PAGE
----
May
07
2009

 

Building from Part 1, 2, and 3, we’re now ready to create a canvas overlay that sits above a html page, and where user can draw on.  Here are the steps that we will use:

  • Step 1: Create the canvas.
  • Step 2: Create a function that draws on the canvas based on the mouse position.
  • Step 3: Attach mouse move event listener to the canvas (we are actually going to attach the listener to the div that contains the canvas.

Step 1: Create the canvas

As explained in Part 1 and 2 of the tutorial, we can create a canvas programatically.  Since the canvas will cover the entire web-page, and we want the code to be re-usable, we are going to use the function created in Part 2 to create the canvas.

[c]
createCanvasOverlay('rgba(0,0,0,0)');
[/c]

Note:

The color is set to alpha value of 0, which means the canvas will be transparent, so you can still see what is behind the canvas.
The canvasContainer is set to none, which means the canvas will be added to a dynamically created div which covers the entire html.


Step 2: Create a function that draws on the canvas based on the mouse position.

This is explained in Step 3, but here, we’re going to make it so that a click is required to start and stop drawing. The click handler is shown below as onMouseClickOnMyCanvas. The variable drawing indicates whether the mouse is on the drawing mode.

[c]
  function onMouseMoveOnMyCanvas(event)
  {
    if (myCanvas.drawing)
    {
      var mouseX=event.layerX;
      var mouseY=event.layerY;

      var context = myCanvas.getContext("2d");
      if (myCanvas.pathBegun==false)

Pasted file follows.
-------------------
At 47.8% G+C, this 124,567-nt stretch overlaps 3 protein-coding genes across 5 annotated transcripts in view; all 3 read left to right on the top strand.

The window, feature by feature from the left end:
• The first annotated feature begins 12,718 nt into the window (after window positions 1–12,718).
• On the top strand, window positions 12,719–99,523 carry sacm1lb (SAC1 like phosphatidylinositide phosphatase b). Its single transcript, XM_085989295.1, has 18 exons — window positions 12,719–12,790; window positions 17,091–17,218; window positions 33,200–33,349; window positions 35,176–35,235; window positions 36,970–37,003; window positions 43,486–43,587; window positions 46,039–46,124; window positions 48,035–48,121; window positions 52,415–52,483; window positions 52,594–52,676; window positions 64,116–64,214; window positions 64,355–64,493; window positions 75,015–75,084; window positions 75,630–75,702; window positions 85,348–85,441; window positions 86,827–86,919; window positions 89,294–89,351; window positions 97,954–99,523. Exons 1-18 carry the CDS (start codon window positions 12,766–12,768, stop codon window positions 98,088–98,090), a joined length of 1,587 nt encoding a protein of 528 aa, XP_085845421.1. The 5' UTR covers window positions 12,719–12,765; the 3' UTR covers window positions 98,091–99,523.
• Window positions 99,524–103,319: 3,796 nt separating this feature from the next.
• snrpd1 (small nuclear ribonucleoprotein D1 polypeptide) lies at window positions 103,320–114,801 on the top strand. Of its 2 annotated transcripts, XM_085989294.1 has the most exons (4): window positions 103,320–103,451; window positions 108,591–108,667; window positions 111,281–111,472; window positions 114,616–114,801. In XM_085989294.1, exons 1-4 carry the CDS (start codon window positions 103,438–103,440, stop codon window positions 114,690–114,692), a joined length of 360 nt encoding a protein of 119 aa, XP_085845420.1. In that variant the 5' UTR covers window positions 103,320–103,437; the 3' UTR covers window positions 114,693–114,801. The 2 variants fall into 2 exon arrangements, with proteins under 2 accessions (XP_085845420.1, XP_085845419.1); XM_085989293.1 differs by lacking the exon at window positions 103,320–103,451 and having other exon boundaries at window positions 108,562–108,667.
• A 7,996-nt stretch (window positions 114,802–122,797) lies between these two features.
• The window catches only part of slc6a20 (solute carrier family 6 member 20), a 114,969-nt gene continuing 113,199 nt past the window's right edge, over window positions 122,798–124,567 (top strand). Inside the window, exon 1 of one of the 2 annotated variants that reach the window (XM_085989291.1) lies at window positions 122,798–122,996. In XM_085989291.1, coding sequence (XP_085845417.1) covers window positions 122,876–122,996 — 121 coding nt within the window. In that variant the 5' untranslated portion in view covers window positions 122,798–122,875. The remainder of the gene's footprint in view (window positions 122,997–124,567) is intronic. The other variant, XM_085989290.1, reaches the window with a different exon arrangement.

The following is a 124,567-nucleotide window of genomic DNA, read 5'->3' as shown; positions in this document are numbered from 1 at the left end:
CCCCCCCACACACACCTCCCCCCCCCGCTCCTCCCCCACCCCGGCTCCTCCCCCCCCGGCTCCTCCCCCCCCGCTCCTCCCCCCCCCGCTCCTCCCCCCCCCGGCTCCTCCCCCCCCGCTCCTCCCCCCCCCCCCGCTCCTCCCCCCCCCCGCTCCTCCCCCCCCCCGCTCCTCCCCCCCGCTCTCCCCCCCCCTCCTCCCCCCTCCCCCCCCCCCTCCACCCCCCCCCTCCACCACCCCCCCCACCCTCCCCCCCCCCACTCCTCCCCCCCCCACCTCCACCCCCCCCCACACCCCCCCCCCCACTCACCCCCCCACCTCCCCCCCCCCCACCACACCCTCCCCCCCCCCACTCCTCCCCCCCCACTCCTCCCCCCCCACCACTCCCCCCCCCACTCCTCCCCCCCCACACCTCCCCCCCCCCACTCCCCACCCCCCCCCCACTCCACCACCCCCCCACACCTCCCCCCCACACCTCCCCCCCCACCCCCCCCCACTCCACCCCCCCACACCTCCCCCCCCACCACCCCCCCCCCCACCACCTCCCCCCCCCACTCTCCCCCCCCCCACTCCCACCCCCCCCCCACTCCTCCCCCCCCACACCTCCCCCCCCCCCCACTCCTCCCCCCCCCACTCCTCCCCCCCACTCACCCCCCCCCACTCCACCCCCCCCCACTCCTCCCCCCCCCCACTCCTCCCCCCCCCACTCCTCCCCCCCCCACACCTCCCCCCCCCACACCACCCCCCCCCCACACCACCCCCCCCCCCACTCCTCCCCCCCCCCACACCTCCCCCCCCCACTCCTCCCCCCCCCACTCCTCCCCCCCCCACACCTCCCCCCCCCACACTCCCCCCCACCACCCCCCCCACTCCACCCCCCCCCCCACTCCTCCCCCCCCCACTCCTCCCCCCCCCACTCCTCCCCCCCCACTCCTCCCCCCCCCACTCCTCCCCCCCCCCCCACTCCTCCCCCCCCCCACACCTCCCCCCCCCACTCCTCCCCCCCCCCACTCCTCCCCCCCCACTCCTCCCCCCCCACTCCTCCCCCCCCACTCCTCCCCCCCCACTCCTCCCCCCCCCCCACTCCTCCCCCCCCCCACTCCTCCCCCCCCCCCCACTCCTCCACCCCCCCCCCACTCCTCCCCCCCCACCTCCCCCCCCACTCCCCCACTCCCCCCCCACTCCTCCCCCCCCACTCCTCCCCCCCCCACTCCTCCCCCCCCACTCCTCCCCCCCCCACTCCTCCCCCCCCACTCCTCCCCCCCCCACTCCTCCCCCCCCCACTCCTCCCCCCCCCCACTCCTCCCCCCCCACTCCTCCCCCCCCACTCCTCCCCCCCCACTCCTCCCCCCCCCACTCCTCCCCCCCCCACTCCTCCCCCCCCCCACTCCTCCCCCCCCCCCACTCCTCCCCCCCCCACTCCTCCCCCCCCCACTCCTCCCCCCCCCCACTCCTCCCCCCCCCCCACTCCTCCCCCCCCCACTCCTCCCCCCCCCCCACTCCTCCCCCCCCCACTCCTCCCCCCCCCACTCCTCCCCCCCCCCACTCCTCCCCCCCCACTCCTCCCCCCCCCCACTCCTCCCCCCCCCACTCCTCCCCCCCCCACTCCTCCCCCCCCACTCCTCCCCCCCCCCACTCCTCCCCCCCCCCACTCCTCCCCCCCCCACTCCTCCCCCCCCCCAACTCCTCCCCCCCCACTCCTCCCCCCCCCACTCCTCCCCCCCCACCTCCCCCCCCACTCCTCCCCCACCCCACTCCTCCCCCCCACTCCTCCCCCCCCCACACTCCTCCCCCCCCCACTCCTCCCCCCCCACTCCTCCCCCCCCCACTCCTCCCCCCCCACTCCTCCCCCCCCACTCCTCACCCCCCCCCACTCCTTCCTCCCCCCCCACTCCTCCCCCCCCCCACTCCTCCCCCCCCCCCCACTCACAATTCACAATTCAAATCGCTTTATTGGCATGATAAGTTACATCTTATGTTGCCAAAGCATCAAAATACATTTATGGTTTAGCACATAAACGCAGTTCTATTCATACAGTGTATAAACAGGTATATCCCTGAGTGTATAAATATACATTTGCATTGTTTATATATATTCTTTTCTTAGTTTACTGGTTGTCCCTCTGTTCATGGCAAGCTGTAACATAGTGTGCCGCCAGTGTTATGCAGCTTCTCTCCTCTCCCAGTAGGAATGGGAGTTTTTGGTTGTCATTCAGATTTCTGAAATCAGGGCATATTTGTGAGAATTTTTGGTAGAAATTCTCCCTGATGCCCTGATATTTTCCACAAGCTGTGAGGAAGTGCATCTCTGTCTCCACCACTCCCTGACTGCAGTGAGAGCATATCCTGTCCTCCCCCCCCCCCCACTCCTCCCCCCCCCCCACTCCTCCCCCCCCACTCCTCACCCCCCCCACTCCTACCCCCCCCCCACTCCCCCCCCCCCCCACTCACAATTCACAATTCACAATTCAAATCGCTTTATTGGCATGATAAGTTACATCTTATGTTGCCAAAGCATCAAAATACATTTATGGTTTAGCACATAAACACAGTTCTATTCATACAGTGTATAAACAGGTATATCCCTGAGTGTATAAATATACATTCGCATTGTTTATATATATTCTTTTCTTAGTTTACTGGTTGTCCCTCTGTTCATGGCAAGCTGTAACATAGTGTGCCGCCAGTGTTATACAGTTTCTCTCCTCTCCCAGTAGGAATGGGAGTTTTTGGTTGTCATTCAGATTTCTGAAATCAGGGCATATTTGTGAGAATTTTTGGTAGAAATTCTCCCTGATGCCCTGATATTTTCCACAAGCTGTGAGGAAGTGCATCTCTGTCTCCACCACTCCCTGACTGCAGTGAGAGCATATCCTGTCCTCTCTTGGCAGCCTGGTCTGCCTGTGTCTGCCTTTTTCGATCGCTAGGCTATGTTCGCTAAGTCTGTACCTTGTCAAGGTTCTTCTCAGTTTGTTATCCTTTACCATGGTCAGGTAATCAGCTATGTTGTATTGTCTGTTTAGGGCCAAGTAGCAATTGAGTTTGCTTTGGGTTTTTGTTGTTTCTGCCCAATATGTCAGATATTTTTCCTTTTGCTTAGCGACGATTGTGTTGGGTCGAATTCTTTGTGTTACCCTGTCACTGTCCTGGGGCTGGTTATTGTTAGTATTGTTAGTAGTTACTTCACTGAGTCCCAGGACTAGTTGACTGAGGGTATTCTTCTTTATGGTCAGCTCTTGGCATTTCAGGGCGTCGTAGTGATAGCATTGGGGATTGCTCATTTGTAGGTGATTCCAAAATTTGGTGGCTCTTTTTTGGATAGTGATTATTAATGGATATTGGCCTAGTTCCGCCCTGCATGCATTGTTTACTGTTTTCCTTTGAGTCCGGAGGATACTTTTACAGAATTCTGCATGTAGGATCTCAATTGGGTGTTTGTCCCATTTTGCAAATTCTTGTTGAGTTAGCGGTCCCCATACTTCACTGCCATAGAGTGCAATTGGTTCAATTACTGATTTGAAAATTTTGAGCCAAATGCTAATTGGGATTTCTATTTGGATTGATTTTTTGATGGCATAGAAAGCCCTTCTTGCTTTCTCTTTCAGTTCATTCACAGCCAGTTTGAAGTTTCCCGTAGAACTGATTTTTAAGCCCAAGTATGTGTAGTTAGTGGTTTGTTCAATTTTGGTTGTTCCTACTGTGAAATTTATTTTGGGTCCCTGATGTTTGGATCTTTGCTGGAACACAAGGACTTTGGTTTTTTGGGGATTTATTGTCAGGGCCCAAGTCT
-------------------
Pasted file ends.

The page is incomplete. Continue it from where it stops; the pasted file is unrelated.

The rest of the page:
{
        context.beginPath();
        myCanvas.pathBegun=true;
      }
      else
      {
        context.lineTo(mouseX, mouseY);
        context.stroke();
      }
    }
  }

  function onMouseClickOnMyCanvas(event)
  {
    myCanvas.drawing=!myCanvas.drawing;
    // reset the path when starting over
    if (myCanvas.drawing)
      myCanvas.pathBegun=false;
  }
[/c]

Step 3

We attach the mouse handler to the canvas in the createCanvasOverlay function (and while at it, we also set the line thickness to 4, and the color to green). In a real application, these customization code should be modularized, but this is sufficient for illustration purpose:

[c]
 function createCanvasOverlay(color, canvasCothntainer)
 {
     // existing code truncated
     context.strokeStyle='rgb(0,255,0)';  // a green line
     context.lineWidth=4;                 // 4 pixels thickness
     myCanvas.parentNode.addEventListener('mousemove', onMouseMoveOnMyCanvas, false);
     myCanvas.parentNode.addEventListener('mousedown', onMouseClickOnMyCanvas, false);
}
[/c]


You can try a demo by clicking here. Remember that your browser must support Canvas. There is a CLOSE button on the top-left of the canvas (scroll up if it’s not visible). Click to start drawing, and click again to stop drawing.

Source files: canvasExample.zip

One Response to “Using HTML 5 Canvas To Draw Over A Web Page – Part 4”

  1. [...] IV: http://www.permadi.com/blog/2009/05/using-html-5-canvas-to-draw-over-a-web-page-part-4/ [...]